That basket of chili cheese fries seemed like a delicious idea at the time. But now you’re being haunted by the Ghost of Cheese Fries Past — and it’s not pretty.
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Despite its name, heartburn has nothing to do with your heart. But the “burn” part? Yeah, that’s accurate. Heartburn feels like a scorching sensation in the center of your chest. And you might be feeling it because you have acid reflux.
Want to quench the flames? Gastroenterologist Scott Gabbard, MD, explains what causes heartburn and how to take control.
What is GERD?
Anyone can get heartburn occasionally. It occurs when swallowed food or stomach acid backs up into the esophagus. But if heartburn haunts you regularly, you might have gastroesophageal reflux disease, or GERD, a kind of chronic the 1 last update 2020/04/02 acid reflux. Anyone can get heartburn occasionally. It occurs when swallowed food or stomach acid backs up into the esophagus. But if heartburn haunts you regularly, you might have gastroesophageal reflux disease, or GERD, a kind of chronic acid reflux.
Blame the lower esophageal sphincter, a ring of muscle between your esophagus and stomach that’s supposed to close after food passes through. In people with GERD, the sphincter doesn’t close properly, and stomach acid regularly scoots up where it doesn’t belong. GERD usually makes itself known after you eat, exercise, bend over or lay down at night.
That acid backflow causes the familiar burn, as well as hoarseness, dry cough, chest pain or the irritating sensation that something is stuck in your throat.
That discomfort is bad enough. But long-term, untreated GERD can damage the esophagus and increase the risk of esophageal cancer. Never fear: There are steps you can take to rein in the reflux.
Lifestyle changes for heartburn symptoms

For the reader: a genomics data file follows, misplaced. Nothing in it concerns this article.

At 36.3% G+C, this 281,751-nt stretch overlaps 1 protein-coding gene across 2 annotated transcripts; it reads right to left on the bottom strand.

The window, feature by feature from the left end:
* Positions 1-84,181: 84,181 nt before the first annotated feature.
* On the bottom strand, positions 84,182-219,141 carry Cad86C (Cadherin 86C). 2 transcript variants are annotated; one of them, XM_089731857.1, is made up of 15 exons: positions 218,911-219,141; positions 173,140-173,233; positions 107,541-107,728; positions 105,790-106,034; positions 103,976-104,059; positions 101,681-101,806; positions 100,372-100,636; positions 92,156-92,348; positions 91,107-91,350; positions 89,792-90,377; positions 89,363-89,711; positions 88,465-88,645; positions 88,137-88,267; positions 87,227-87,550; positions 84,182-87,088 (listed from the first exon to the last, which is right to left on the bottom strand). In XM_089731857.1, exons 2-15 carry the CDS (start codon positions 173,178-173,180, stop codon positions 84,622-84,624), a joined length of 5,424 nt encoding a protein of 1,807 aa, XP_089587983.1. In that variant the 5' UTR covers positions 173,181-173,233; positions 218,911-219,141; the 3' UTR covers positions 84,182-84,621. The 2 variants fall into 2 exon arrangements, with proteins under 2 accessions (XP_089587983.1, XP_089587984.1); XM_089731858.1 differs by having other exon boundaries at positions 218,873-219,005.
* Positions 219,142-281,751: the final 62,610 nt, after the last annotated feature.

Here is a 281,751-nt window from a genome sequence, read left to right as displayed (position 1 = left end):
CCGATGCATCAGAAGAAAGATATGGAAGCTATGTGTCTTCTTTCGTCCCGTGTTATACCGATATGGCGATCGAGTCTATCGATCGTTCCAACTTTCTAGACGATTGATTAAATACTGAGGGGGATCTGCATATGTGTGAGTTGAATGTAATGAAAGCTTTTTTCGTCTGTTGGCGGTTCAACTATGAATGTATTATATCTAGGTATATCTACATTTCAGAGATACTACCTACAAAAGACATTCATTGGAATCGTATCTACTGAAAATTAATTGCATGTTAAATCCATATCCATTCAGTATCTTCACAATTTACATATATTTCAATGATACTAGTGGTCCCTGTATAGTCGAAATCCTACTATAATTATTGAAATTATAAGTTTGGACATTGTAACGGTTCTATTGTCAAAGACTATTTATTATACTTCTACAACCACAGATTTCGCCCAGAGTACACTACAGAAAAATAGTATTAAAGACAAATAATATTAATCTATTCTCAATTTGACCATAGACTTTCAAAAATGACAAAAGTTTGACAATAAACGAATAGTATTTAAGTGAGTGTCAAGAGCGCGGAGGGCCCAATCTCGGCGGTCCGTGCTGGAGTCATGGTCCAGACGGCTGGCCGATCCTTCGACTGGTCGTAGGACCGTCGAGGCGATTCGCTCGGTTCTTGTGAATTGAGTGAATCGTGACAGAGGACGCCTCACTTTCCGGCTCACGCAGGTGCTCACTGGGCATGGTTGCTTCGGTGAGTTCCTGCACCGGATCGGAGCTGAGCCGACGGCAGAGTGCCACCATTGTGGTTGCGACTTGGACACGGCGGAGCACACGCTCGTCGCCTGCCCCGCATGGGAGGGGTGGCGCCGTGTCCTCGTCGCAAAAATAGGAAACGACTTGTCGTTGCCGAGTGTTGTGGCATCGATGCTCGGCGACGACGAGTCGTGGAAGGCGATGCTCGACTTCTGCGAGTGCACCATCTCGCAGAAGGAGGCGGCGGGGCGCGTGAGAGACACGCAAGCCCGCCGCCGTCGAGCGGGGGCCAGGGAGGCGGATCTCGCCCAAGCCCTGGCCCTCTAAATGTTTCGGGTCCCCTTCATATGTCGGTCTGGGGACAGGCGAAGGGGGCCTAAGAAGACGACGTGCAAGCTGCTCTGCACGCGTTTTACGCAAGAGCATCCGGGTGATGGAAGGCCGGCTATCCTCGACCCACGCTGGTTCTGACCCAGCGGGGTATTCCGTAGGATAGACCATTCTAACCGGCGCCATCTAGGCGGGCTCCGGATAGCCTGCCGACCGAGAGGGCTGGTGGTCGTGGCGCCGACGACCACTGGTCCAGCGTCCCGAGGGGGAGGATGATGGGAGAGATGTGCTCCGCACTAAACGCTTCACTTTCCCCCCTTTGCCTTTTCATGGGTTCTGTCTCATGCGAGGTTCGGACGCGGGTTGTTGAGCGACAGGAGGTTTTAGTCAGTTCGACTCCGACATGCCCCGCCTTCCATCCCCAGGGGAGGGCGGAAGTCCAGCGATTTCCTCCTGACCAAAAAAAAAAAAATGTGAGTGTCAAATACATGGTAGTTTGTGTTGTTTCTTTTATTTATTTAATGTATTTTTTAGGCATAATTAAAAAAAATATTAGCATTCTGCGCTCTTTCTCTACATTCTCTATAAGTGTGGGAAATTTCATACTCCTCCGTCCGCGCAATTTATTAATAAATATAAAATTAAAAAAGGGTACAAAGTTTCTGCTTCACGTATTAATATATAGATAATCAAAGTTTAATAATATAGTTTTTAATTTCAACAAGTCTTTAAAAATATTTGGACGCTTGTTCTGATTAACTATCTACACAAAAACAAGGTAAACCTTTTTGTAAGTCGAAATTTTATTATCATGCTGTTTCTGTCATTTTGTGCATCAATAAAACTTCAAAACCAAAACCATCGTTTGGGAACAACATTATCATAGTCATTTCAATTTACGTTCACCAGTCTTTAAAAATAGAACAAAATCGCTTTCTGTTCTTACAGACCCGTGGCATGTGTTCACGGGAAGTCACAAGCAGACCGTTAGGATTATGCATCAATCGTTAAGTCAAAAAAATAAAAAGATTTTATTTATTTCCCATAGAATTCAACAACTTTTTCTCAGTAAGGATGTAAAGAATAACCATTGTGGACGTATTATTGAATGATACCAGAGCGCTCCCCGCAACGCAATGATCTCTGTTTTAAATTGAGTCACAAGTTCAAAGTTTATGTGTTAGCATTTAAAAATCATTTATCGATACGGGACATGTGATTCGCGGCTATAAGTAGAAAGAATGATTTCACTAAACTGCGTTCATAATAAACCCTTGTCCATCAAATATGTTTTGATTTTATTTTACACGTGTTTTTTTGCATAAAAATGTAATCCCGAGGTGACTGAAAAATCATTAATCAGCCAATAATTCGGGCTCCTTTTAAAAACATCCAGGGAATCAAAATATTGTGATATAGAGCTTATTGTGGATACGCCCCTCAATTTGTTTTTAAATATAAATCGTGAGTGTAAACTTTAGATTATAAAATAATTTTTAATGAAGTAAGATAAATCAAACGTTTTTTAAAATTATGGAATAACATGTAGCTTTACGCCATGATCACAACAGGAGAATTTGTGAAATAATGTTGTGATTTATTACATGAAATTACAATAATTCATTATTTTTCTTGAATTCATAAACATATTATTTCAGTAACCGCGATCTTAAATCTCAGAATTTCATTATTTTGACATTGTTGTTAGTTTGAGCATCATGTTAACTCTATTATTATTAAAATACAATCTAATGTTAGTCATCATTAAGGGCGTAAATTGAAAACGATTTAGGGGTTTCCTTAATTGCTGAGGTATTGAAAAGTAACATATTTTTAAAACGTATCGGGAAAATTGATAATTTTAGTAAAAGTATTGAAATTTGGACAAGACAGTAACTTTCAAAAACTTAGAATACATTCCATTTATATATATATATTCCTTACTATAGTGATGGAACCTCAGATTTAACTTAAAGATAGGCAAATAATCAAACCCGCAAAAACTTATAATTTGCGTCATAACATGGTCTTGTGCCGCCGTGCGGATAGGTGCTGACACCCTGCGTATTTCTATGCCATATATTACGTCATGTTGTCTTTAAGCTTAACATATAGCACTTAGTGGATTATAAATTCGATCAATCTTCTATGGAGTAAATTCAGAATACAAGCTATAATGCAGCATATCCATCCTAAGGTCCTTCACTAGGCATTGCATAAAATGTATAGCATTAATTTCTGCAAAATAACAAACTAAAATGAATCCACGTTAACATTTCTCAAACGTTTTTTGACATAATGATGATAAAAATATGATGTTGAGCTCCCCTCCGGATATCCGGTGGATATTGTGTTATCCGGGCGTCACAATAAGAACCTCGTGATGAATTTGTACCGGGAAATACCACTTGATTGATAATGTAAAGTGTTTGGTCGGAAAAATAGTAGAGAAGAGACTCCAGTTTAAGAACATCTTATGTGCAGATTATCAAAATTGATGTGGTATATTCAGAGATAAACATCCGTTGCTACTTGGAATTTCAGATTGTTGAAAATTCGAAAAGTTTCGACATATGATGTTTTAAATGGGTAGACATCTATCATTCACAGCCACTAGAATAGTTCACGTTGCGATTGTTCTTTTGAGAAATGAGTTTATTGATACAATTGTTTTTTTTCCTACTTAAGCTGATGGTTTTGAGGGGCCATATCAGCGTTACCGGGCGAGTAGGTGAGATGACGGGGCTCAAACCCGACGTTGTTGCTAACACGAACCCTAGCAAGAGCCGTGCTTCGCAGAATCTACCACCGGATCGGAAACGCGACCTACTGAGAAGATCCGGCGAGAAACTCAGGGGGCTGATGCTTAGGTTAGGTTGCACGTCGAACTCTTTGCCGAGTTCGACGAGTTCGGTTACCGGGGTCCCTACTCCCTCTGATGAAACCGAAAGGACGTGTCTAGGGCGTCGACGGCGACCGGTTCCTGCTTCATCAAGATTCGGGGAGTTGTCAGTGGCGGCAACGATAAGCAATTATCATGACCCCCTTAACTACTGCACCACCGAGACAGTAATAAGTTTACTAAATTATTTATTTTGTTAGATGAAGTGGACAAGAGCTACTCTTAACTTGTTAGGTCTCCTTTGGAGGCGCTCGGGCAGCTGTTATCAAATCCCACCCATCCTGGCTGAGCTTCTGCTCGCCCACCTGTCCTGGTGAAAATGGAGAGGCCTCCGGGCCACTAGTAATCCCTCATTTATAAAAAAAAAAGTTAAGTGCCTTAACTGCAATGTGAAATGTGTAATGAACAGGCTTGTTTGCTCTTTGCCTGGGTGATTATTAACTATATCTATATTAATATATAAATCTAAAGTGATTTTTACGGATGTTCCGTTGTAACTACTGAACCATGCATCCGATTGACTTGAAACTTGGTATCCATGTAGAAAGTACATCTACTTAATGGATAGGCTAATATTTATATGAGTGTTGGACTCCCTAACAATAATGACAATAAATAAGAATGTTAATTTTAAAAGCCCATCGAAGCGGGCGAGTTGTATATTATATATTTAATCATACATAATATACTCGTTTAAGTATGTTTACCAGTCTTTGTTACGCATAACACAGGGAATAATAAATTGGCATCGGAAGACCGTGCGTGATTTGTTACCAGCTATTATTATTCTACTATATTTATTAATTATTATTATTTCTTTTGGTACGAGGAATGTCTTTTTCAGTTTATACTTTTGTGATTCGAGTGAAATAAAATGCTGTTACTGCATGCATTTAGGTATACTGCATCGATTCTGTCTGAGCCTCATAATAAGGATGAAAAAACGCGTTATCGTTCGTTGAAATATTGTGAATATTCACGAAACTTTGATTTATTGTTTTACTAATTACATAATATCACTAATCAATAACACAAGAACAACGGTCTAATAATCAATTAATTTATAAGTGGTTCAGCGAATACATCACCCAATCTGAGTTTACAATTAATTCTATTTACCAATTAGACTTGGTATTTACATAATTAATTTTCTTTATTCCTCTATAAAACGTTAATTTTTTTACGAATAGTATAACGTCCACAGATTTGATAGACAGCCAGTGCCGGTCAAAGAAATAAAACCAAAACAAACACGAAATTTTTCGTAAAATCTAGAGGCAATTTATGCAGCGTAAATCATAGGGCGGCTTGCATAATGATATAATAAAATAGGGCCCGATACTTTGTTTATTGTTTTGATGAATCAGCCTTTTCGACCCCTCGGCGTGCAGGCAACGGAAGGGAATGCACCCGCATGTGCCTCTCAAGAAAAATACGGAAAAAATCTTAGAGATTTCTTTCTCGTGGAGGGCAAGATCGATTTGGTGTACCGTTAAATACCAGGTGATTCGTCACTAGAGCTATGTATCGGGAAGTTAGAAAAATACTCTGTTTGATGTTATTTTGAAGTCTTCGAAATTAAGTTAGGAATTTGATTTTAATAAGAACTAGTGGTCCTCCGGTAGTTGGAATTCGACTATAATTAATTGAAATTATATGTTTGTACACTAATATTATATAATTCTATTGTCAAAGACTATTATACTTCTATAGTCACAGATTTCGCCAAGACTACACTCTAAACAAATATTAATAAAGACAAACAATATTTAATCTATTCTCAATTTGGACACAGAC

If acid reflux is bringing you down, Dr. Gabbard recommends giving these lifestyle changes a shot:
- Drop a few pounds. Extra weight can force acid up into the esophagus and put pressure on the esophageal sphincter, causing it to open up when it shouldn’t. Losing weight isn’t the easiest change to make, but it’s the single biggest thing you can do to reduce acid reflux, Dr. Gabbard says.
- Skip the all-you-can-eat buffet. Big, fatty meals are fuel for heartburn. Try eating smaller, more frequent meals instead. “Limiting meals to 500 calories and 15 grams of fat does seem to limit the amount that the sphincter opens, so staying below those values seems to be good for patients who have heartburn after meals,” Dr. Gabbard says. (Chili cheese fries, for reference, can pack 570 calories and 30 grams of fat.)
- Stop smoking. There are all sorts of good reasons to steer clear of tobacco, of course. Add heartburn to that list: Nicotine can weaken the esophageal sphincter. Quitting smoking has been shown to improve GERD symptoms.
- Get up, stand up. Give yourself a chance to digest before you lay down. “Remain upright for at least two hours after all meals,” Dr. Gabbard recommends. (Apologies to your post-Thanksgiving nap.)
- Work the angles. Sleeping on an incline can ease nighttime reflux. Try placing blocks under the head of your bed or using a wedge-shaped pillow.
- Know your triggers. Most people with GERD find certain foods make symptoms worse. But problem foods can differ from person to person, so don’t assume you have to swear off pizza forever. Keep a food log to identify what foods or drinks cause you grief. (Common triggers include alcohol, chocolate, coffee, citrus, tomatoes and fatty foods.)
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If you’ve adopted healthier habits and are still dealing with heartburn, a variety of medications are available over the counter to help control your symptoms. Calcium carbonate antacids (like Tums® and Rolaids®) neutralize stomach acid. Other medications, such as omeprazole (Prilosec®) and famotidine (Pepcid®), decrease the amount of acid the stomach produces.
But even if you opt for these over-the-counter medicines, it’s still a good idea to talk to your doctor about your heartburn. He or she can rule out other problems and make sure you’re using the best medication for your symptoms.
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For a small percentage of patients, lifestyle changes and medications aren’t enough. Those folks can benefit from surgery called fundoplication, which tightens the sphincter between the stomach and the esophagus.
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